'Historic' blizzard: A nanny state freak-out?

A man walks through the snowy streets of New York City. Image copyright Getty Images

As a massive winter storm threatened the mid-Atlantic and New England states on Monday, conservative radio host Rush Limbaugh took to the airwaves with a warning.

The real threat to the public, he contended, wasn't from an impending icy blast; it was from big-government nanny state liberals like New York City Mayor Bill de Blasio, who use predictions of impending disaster to expand their power.

"Part and parcel of liberalism is the nanny state and to assume that we can't take care of ourselves," he said. "The assumption that we don't know what's best for us. That we have to be told don't drive when the roads are slick. That we have to be told, make sure you bundle up and put on extra layers if you're going to go out when it's cold. And make sure you don't shovel your snow too rapidly; it could lead to a heart attack."

He continued: "It's all predicated on the fact that we are idiots and don't know how to protect ourselves and don't know what's best and don't know how to make proper judgments."

The threat of natural disasters and impending crises helps government control the people, he said. It allows government to become part of the community.

"It gives them licence and freedom to infiltrate as much of your daily life as they can, under the guise of giving you advice, under the guise of looking out for you, under the guise of trying to protect you," he said. "It's the assumption that we're all children."

Image copyright Getty Images
Image caption Rush Limbaugh says that government storm warnings "assume we're all children"

As with many of Mr Limbaugh's rants, his nanny-state allegations were met with derision from the left.

"See, in a free America, no one would even need any warnings of hazardous weather conditions," Kaili Joy Gray of Wonkette quips.

"They'd just look out the window and see for themselves and instinctively know, without Idiot Mayor de Blasio telling them, for example, 'to avoid the city's parks in the immediate aftermath of the storm because the weight of snow could snap tree branches and send them plunging to the ground'. And if they need the liberal nanny state to tell them things like that, well, they probably deserve whatever misfortune befalls them for being idiots."

"That is how freedom dies, sheeple," she concludes. "With weather warnings."

The big-government blizzard critique wasn't limited to Mr Limbaugh's radio programme, however. Rich Lowry of the National Review also took some shots at the "government-imposed freak-out".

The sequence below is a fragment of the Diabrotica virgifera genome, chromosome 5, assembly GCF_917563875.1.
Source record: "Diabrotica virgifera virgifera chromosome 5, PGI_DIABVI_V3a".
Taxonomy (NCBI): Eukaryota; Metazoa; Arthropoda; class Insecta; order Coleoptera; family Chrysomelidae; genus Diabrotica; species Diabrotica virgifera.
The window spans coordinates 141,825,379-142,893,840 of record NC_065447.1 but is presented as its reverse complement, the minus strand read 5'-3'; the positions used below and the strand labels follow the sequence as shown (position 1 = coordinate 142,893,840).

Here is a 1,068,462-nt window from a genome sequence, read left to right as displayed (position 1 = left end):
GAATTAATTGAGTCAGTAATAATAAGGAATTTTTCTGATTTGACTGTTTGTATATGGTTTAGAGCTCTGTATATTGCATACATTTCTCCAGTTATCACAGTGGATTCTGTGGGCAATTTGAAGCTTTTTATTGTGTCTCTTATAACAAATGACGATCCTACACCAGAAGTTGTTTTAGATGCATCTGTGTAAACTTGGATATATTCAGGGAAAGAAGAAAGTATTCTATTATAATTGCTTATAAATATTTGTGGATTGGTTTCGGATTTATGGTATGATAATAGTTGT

"It used to be that Manhattan basically kept moving during any snowfall because the cars are constantly churning up the snow on the roads and store-owners and supers are constantly shoveling the sidewalks in front of their businesses and buildings," he writes. "Last night, everything ground to a halt, not because of the snow, but because the state and city said so."

Sarah Noble rages in particular against the overnight non-essential travel ban that New York state imposed on Monday.

"Nanny Governor Andrew Cuomo told people in a TV ad to stay in their homes or he'd fine them $300," she writes for the Independent Sentinel. "That was before the storm-that-never-was even hit. He would force you to stay in your house. How dare he tell me to stay indoors!"

Business Insider's Henry Blodget says he understands that it's the job of politicians to "protect the people", but that they can go too far.

"I understand that they want to appear responsive and proactive, lest they later be accused of slacking on the job," he writes. "But there's a difference between serving the public by providing basic emergency services in a timely and responsive manner and becoming a nanny state."

The conservative blizzard blowback just goes to prove that politicians can never win, writes the Atlantic's Dashiell Bennett.

"Underestimate, and you weren't prepared enough," he writes. "Overestimate, and you look hysterical. As those meteorologists could tell you, when dealing with public opinion, you're pretty much always going to lose."

If anything, says the Verge's Kwame Opam, the overreaction to the recent blizzard shows just how sensitive politicians are to the safety of the public - and to the threat of much more damaging criticism if they put lives at risk.

"Decisions to ban all travel have a material effect on the electorate, and do double duty in showing concern for human life and helping protect said politician's viability," he writes.

As it turns out, the great blizzard of 2015 wasn't all it was cracked up to be - although if you ask residents in hard-hit parts of Rhode Island and Massachusetts, they'll surely disagree.

With 6in of snow in New York City, however, and city and state leaders left answering questions about whether they overreacted, Mr Limbaugh is probably feeling vindicated in his critique.

He would do well to remember the calm preparation he preached as Super Storm Sandy approached the mid-Atlantic seaboard in 2012, however.

"Even if the storm doesn't get you, there are going to be riots for food and gasoline," he said, recounting a listener's warning. "Get out."

It's a good thing the nanny-state government didn't say that.